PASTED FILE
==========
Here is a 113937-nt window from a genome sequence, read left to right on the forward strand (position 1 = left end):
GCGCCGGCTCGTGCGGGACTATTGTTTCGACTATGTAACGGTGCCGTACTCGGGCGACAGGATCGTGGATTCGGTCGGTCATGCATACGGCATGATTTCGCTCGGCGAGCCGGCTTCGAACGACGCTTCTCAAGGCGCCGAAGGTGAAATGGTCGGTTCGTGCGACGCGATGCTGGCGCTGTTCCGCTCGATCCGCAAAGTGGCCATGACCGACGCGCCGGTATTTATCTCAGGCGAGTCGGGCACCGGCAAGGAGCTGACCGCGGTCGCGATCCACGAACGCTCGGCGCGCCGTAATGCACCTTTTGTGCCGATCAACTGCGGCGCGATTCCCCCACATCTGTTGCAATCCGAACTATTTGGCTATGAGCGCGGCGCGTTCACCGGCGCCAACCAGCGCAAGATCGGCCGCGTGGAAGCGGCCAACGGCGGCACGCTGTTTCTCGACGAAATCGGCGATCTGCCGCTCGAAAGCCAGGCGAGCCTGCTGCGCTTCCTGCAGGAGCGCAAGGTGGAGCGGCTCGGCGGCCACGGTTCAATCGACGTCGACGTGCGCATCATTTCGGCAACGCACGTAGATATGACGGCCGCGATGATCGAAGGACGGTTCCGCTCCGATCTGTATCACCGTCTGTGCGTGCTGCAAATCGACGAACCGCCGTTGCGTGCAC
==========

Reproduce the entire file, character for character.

Here is a 113937-nt window from a genome sequence, read left to right on the forward strand (position 1 = left end):
GCGCCGGCTCGTGCGGGACTATTGTTTCGACTATGTAACGGTGCCGTACTCGGGCGACAGGATCGTGGATTCGGTCGGTCATGCATACGGCATGATTTCGCTCGGCGAGCCGGCTTCGAACGACGCTTCTCAAGGCGCCGAAGGTGAAATGGTCGGTTCGTGCGACGCGATGCTGGCGCTGTTCCGCTCGATCCGCAAAGTGGCCATGACCGACGCGCCGGTATTTATCTCAGGCGAGTCGGGCACCGGCAAGGAGCTGACCGCGGTCGCGATCCACGAACGCTCGGCGCGCCGTAATGCACCTTTTGTGCCGATCAACTGCGGCGCGATTCCCCCACATCTGTTGCAATCCGAACTATTTGGCTATGAGCGCGGCGCGTTCACCGGCGCCAACCAGCGCAAGATCGGCCGCGTGGAAGCGGCCAACGGCGGCACGCTGTTTCTCGACGAAATCGGCGATCTGCCGCTCGAAAGCCAGGCGAGCCTGCTGCGCTTCCTGCAGGAGCGCAAGGTGGAGCGGCTCGGCGGCCACGGTTCAATCGACGTCGACGTGCGCATCATTTCGGCAACGCACGTAGATATGACGGCCGCGATGATCGAAGGACGGTTCCGCTCCGATCTGTATCACCGTCTGTGCGTGCTGCAAATCGACGAACCGCCGTTGCGTGCAC